I'm going to tie together two threads on separate blogs in this post:
The first, on Portland Transport, is this: How Far Will You Walk to Transit?
The second, on Blue Oregon, is this: What would it look like if, instead of paying unwarranted “compensation” to landowners who want to perpetuate the unsustainable post-World War II suburban sprawl model, we revised the land use laws to encourage more light rail oriented development so more people have the choice of living that way in the rapidly emerging era of high priced petroleum?
The first question has always intrigued me. It seems to have different anwers depending on how you ask it.
Is the question, how far away can you build really transit-dependent development? That is, buildings with no on-site parking requirements, where presumably the lions share of their occupants take transit, walk or bike to and fro? This might seem to be a third-of-a-mile radius.
Is the question, how far away can you build developments that are transit-oriented, but not perhaps 100% transit-dependent? This would seem to be more like a half-mile walking radius.
Is the question, how far might somebody conceivably walk from their house to transit, without beginning to think seriously of another alternative? If the scenery is interesting along the way, this would seem to be more of an average one-mile walking radius.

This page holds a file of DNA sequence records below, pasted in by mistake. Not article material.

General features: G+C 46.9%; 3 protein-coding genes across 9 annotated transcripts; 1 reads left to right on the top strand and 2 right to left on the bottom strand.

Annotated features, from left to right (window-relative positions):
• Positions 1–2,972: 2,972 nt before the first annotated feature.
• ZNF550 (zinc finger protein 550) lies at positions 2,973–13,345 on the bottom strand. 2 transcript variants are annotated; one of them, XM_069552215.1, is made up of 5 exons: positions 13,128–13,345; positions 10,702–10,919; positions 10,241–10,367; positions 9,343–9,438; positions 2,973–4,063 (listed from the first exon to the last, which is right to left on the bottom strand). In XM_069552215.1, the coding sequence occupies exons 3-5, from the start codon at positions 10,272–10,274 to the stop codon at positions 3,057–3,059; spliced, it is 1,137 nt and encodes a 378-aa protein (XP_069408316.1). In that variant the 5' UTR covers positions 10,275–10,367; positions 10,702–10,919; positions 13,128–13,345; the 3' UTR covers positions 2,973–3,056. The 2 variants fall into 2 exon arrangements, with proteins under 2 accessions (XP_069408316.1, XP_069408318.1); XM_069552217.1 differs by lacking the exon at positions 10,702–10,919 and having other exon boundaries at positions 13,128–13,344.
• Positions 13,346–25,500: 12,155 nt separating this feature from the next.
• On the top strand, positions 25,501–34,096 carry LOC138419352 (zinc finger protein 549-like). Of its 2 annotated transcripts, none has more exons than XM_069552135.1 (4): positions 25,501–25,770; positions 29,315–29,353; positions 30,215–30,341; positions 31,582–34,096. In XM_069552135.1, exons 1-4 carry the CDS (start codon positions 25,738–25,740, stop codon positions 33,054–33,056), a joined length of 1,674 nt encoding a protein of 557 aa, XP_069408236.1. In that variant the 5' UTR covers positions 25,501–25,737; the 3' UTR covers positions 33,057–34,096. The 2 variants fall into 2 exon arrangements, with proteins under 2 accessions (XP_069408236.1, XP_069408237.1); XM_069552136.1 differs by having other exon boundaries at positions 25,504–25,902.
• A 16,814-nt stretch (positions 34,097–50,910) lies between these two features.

...but some people just like to walk. So, there are probably larger distances that will be reported, too.
As for the second question, there's two main tools that can be used to get at this issue.
1) The first is to supply the transit. There are only a few light rail lines so far in Oregon. Back in the 1920s, there used to be many more, as well as electric interurban lines and other commuter and passenger rail lines, but right now they're all in Portland. First off, right away, more need to be built, opened and operated. Central Oregon could use some service (in the Bend/Madras/etc. area). Southern Oregon could use a line or two or three (in the Grants Pass/Central Point/Medford/Ashland/Eagle Point/etc. area). Eugene is building a BRT (bus rapid transit, buses running in dedicated Right Of Way) system to connect it with Springfield, but I'd suggest that it could use more. As could Corvallis/Albany/Salem.
2) The second is to supply the land for development. How? Zoning. Most zoning laws are artificial restrictions on the maximum level of development and use allowable on any given parcel of land. Single-family neighborhoods are not built simply because it is "what the market demands." Rather, they are built because that is what the local governments zone the land for. So, if you want higher-density development near transit, oriented towards transit so that its occupants use transit, then you zone the land for such and include a design review overlay that has specifications pertaining to the provision of walking, bicycling and community amenities that allow for a transit-oriented development.
It's not rocket science. Most of the older towns and cities in Oregon were built according to these principles, from about the 1870s through the 1920s. It made sense then and it makes sense now. And not just in Oregon. Throughout the West Coast, throughout America, throughout the world.